Klotho: Biochemical Compounds Declarative Database


Klotho is part of our attempt to model biological processes, beginning with biochemistry. Material on the big questions and some ideas for ways to study them is here. I call the whole project Moirai, after the three Fates of antiquity, since fundamentally these are questions about the fates of molecules and cells. We are grateful for the support of the US NSF (IRI-9117005) and the US NIH (GM/DK56529).

An index:

  • We have modified the manual which contains the Terminals for all the Config Rules declared in Prolog DCG form.


  • What's new on Klotho and Moirai changes, and is worth a look (last revised December 25, 2001).
  • Molecule access:


    • The compound listing is now on a separate page!


    • A table of accession numbers, compound names, and URLs . They're there to be pointed to, so feel free!


  • Computational Mechanics:


    • An explanation of how the compounds are represented and the underlying assumptions .


    • An overview of Moirai and interacting tools .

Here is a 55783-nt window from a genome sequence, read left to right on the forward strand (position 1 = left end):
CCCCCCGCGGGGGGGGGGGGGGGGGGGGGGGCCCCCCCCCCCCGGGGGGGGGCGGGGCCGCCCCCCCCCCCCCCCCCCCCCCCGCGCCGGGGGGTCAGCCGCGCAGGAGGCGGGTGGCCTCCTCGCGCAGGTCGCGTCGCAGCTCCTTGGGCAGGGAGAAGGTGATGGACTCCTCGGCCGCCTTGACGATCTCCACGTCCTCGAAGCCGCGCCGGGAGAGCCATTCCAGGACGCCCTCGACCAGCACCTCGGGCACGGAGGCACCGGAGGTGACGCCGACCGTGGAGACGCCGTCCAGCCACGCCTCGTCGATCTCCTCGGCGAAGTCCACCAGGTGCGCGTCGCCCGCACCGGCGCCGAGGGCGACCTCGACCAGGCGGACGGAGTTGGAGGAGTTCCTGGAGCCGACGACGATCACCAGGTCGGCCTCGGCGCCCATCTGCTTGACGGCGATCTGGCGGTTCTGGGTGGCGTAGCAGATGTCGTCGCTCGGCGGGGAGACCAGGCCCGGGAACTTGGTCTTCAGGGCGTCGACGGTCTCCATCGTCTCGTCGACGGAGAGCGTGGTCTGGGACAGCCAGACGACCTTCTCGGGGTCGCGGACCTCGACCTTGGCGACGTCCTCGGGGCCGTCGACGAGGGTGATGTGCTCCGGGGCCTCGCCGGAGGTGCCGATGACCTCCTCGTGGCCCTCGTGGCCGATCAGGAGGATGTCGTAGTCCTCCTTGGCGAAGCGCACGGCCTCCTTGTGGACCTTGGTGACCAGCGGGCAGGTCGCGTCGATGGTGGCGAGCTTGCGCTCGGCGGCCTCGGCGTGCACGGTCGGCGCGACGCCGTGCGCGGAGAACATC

• Suggestions on viewing Moirai's pages to best advantage on WWW browsers , including some pointers on configuring your client to use the Chemical MIME type.


    • Klotho is moving into the public domain as rapidly as we can manage it; please see our release statement and rationale for the public domain.
  • Other Forms of Communication:


    • Publications index.


    • If you have any suggestions or corrections, let us know! 
  • Related Stuff for Fun and Contemplation:


    • In addition to the compounds , we've woven together some background material on a variety of topics. To assist in following the several threads, most pages and anchors are color-coded based on their predominant content:
      for biochemistry and computational biology;
      for computer science, software, and the Web;
      for biological engineering;
      for history, linguistics, and classics.


    • Let me know if it's not clear!


  • Finally, you can always get back to this page by clicking this.



What you see is the loving labor of:


  • Brian H. Dunford-Shore
  • Francis Fabrizio
  • Jason Holcomb
  • William Wise
  • Brian Feng
  • Waheeda Sulaman
  • Gaurav Sanghi
  • Toni Kazic


Many thanks to all our helpful colleagues.


Toni Kazic, March 5, 2002